The one serious exception to the diet is that we eat venison stew with kai choi (Chinese mustard) once a week, and Mr D will not be happy if that disappears. The ingredients may be a little exotic, but the style of cooking is still very much in the spirit of 1916, so I don’t feel it’s too far off.
We live in a mid 1920s house. I can’t change that. However, the room layout, with lots of small rooms and no open-plan, is more like an earlier house than a modern one, so how we live in it will still match how you would live in a 19th or early 20th c house.
Like houses in 1916, and in common with far too much of the housing in NZ, our house has no insulation, no double glazing, and no central heating. In fact, except for a bit more electricity, our house isn’t measurably more comfortable than it would have been in 1910.
Transport is a real problem. The obvious answer is public transport, which is what would have been used in 1916, but Wellington, like many, many cities around the world, has significantly worse public transport today than it did during WWI. Because of this (and also the part where I’m often carrying two sewing machines around with me), I can’t catch buses to work, because I’d get home at almost 10 at night, instead of at 9.
My compromise will be to walk and bus whenever possible (I can walk to the supermarket – yay!), and to not drive out of the small circle that would have been easily accessibly by the Wellington trolley system in 1910 for the duration of the fortnight.
Because I’m self-funding the project, I still need to be able to work. Luckily, I’ve picked the perfect period for this. During WWI many middle class women were working for the first time, taking on clerical work to replace men who were overseas fighting, and extending the organisational work they had done on church and social committees to a much bigger level as part of the war effort.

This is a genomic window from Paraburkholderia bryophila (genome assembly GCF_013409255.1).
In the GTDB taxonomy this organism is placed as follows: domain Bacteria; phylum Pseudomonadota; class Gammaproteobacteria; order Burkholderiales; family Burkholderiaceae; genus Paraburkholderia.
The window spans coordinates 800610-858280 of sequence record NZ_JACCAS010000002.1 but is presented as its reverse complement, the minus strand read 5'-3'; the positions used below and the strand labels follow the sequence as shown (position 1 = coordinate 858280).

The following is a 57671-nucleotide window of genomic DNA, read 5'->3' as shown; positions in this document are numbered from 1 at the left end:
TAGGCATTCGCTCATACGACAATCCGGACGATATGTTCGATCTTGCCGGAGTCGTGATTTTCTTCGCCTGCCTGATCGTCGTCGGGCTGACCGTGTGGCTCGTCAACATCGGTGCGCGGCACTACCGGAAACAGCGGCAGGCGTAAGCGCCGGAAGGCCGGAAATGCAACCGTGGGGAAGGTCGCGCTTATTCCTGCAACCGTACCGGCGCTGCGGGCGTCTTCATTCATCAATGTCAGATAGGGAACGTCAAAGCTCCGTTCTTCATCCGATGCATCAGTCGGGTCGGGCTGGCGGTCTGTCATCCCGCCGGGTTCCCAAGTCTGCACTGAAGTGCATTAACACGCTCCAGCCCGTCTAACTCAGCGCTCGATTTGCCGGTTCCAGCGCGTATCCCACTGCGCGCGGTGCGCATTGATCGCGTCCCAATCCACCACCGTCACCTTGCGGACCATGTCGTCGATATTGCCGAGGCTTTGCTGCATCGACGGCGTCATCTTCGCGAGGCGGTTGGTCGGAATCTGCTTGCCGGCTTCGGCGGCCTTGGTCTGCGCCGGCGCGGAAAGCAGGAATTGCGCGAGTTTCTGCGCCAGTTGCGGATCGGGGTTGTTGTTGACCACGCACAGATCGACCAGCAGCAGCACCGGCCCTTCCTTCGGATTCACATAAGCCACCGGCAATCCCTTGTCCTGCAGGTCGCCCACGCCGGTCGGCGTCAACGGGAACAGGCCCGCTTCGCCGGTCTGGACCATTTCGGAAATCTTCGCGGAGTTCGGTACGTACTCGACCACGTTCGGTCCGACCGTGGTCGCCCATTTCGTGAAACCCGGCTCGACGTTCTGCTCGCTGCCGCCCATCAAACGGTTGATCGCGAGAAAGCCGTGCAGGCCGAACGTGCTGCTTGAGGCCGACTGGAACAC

I’ll be re-framing the usual work I do within these contexts: I’ll confine computer work to a set timeframe within the day, as a stand-in for a clerical job. I’ll be blogging a journal of my experiences and insights in lieu of a written journal, and answering emails in lieu of correspondence, which was an important part of a WWI housewife’s weekly routine, as it was the main form of contact with friends, relatives, and spouses overseas and in other towns. My evening sewing classes will fill the same function as planning meetings, socialising and classes would have for a Wellington woman in 1916.
Obviously if I’m blogging and answering emails, I’m not entirely off the internet for the period. I’d really like to be, but it’s not practicable at this point. However, I am setting myself strict guidelines:
- Two email checks at set times in a day, taking no more than 1 hour in total.
- 1 hour of online research is allowed every three days, to answer any questions that may have come up.
- 10 minutes of FB a day, to post a link to my blog posts, and to deal with any issues in the HSF FB group and other groups I manage.
- 1 minute of Twitter a day, to post a link to blog posts
- No browsing, surfing, and clicking on random articles.
- When I answer an email or write a blog post, that’s ALL I do. Nothing on in the background, no extra tabs, etc.
It’s going to be an interesting fortnight…